The theology of physical distancing

a false witness who pours out lies

physical distancingSomeone wondered what I thought of those churches that violate physical distancing by gathering. The folks tick me off. Not only do they put the congregants at risk, they put the greater community in peril as well.

The Pentecostal preacher in Louisiana, Tony Spell, said, “The Bible teaches us to be absent from our bodies as to be present with the Lord.” “Like any zealot or like any pure religious person, death looks to them like a welcome friend. True Christians do not mind dying. They fear living in fear.”

Conversely, the rejection of social distancing is far from mainstream among religious leaders. “‘That’s dumb, unbiblical and it doesn’t make sense,’ Rick Warren, pastor of the Saddleback Church in California, said. Warren and his wife, Kay, started the Saddleback Church about 40 years ago, and it now has 30,000 Sunday congregants around the world. They have moved their ministry online.”

Yup, I’m agreeing with Rick Warren.

“‘God gave you a brain,’ Warren said. ‘And much of what God wants to do with your life, he’s not going to write in the sky. He gave you a brain, and he expects you to use the intelligence that you were given.” These other people obviously never heard the famous God Will Save Me story, which I’ve known for a half-century.

Quoting Scripture

The fine artist Mr. Brunelle cited Leviticus 14:43-45 Modern English Version (MEV) on his Facebook page:
If the disease comes again and breaks out in the house after he has taken away the stones and after he has scraped the house and after it is plastered, then the priest shall come and examine and see if the disease has spread in the house. If the disease has spread in the house, it is a persistent leprosy in the house; it is unclean. He shall break down the house, the stones and the timber, and all the plaster of the house, and he shall carry them out of the city into an unclean place.

I’m rather fond of Proverbs 6:16-19 (NIV), directed not just for those addled pastors but for certain nimrods as well:
There are six things the Lord hates,
seven that are detestable to him:
haughty eyes,
a lying tongue,
hands that shed innocent blood,
a heart that devises wicked schemes,
feet that are quick to rush into evil,
a false witness who pours out lies
and a person who stirs up conflict in the community.

The Gospel lesson

When Jesus was in the wilderness, starving and parched, this from Matthew 4:5-7 (NIV)
Then the devil took him to the holy city and had him stand on the highest point of the temple. “If you are the Son of God,” he said, “throw yourself down. For it is written:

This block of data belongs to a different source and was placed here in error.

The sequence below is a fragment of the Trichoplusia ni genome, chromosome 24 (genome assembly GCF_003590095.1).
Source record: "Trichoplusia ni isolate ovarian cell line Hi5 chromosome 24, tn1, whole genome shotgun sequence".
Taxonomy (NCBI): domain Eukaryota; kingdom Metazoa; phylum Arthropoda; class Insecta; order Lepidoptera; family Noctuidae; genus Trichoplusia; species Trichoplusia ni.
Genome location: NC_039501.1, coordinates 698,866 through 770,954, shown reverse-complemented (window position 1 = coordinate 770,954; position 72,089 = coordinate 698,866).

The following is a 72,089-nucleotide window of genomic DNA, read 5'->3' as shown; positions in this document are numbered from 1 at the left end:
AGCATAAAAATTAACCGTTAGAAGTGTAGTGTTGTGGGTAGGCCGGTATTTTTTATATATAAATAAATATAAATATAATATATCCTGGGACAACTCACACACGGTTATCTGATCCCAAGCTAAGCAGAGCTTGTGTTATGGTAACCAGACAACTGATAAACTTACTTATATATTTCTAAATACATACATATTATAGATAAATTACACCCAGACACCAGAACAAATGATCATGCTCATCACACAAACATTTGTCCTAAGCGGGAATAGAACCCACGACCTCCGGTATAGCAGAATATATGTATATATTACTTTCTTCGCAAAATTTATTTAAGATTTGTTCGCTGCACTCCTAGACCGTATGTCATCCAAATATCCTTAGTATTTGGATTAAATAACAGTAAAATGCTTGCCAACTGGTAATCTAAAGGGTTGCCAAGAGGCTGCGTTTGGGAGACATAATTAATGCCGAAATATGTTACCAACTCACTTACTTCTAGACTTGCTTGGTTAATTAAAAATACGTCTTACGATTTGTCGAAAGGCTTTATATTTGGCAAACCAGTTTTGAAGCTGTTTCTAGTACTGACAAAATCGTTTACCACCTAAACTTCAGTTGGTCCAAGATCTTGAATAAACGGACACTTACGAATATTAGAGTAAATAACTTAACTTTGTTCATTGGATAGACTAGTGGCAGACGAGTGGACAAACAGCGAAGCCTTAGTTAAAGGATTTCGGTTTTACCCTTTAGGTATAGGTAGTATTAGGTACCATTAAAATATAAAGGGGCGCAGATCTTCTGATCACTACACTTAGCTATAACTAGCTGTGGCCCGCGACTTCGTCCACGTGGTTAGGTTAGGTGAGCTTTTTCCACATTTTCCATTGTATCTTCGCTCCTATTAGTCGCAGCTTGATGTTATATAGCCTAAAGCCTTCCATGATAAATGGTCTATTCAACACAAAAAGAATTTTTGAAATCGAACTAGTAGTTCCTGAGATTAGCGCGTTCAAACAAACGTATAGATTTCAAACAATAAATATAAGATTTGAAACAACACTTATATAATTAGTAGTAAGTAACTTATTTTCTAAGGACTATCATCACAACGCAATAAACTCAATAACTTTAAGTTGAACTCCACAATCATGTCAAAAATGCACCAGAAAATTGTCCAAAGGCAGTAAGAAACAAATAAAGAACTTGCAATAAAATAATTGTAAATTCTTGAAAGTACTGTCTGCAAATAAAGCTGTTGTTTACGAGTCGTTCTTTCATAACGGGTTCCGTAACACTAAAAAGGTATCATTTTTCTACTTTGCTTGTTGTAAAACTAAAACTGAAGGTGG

“‘He will command his angels concerning you,
and they will lift you up in their hands,
so that you will not strike your foot against a stone.’”

Jesus answered him, “It is also written: ‘Do not put the Lord your God to the test.’”

It’s my opinion that Tony Spell and pastors of his ilk are trying to put God to the test. It is an arrogant thelogy that, as Rick Warren said, is unbiblical and makes no sense.

Dec. rambling: Fact-Resistant Humans

Lyn Lifshin was a great American poet



Prayer for America.

The real lesson of Afghanistan is that regime change does not work.

This is what Cambridge protesters said about Boris Johnson’s general election win. Roger Green, 73, convener of Stand up to Racism Cambridge, said the election result was greatly disappointing. He said: “It’s a knockback for people that we’ve ended up with a racist prime minister.”

Throwaway Kids: We are sending more foster kids to prison than college.

Living through the era of school shootings, one drill at a time.

My own private Iceland re: tourism.

Misusing ROMANS 13 to embrace theocracy.

Wars waged by ostentatiously Christian leaders in Washington have done enormous harm to their co-religionists half a world away in the Middle East.

Frankly Speaking: Child Marriage in the US.

Emotional Baggage. The Verge delivers an inside look at the working conditions at Away, every millennial’s favorite luggage brand. The picture ain’t pretty.

Borowitz satire, still true four years later: Scientists: Earth Endangered by New Strain of Fact-Resistant Humans.

3 Ways to Make A Difference: Changing The World With Political Awareness.

“Education is a human right with immense power to transform. On its foundation rest the cornerstones of freedom democracy and sustainable human development. ”
– Kofi Annan

CBS features the Baha’i Faith in “World of Worship” series.

Helping the homeless: Australian charity turns empty parking lots into safe pop-up accommodation.

Church says it wiped out over $5M in medical debt, but healthcare costs remain big-picture problem.

Answers from an actual lawyer: Can I use that music, image, or clip?

Hank Green reading the First Chapter of A Beautifully Foolish Endeavor.

Malcolm X.

Sesame Street characters do impressions of other Sesame Street characters.

Now I Know: The Postal Workers Who The Kid Who Wrote on the Walls and Didn’t Get in Trouble and Not Even Baby Yoda Knows How to Drive and The Day It Accidentally Rained Flying Whale Blubber.

#IMPOTUS

‘Not Mere Misers, But Actively Cruel’

With yet another Mar-a-Lago trip, the bill for his stays at his own resorts tops $118 million.

His Personal Pathology Is America’s Foreign Policy.

The Evangelical Deal with the Devil.

In his America “Christian” is no longer a religious faith.

Lyn Lifshin

Lyn Lifshin’s obituary. She was a great American poet who passed away on December 12th, 2019. The Albany Public Library Foundation honored her with a Literary Legend award in October 2019.

Please read an excerpt from LIPS, BLUES, BLUE LACE: ON THE OUTSIDE, an autobiographical essay. She was cremated in Virginia. There will be a memorial for her at the Unitarian Universalist Society in Schenectady in spring 2020.

EOY, EOD

The Queen’s Christmas Broadcast 2019

50 Years Ago, the First Internet Message Was Dispatched from UCLA.

What did this year mean for civil rights and liberties? Four ACLU attorneys tell us.

TCM Remembers video.

The best films of 2019 according to Wired and Vogue.

Rotten Tomatoes: The 200 Best Movies of the 2010s. I’ve seen about 80 of them, at least two of which I actively dislike.

The Decade in Content. The memes, viral videos, social media phenomenons, and TikTok zombies that defined the 2010s as much as movies, TV, or music did.

Saturday Night Live: home for the holiday.

Music

Coverville 1290 and 1291: Coverville Countdown 2019 part 1 and part 2.

When a Scandal Stinks Like a Whale on the Beach – Mangy Fetlocks

One Voice: A Holiday Presentation by The USAF Band.

How Sweet to be an Idiot – Neil Innes

Hold My Hand – THE RUTLES

Linda Ronstadt isn’t just a legendary singer. She’s also a fierce defender of migrant rights.

October rambling #1: Naturalist At Large

A Poem Can Help End a War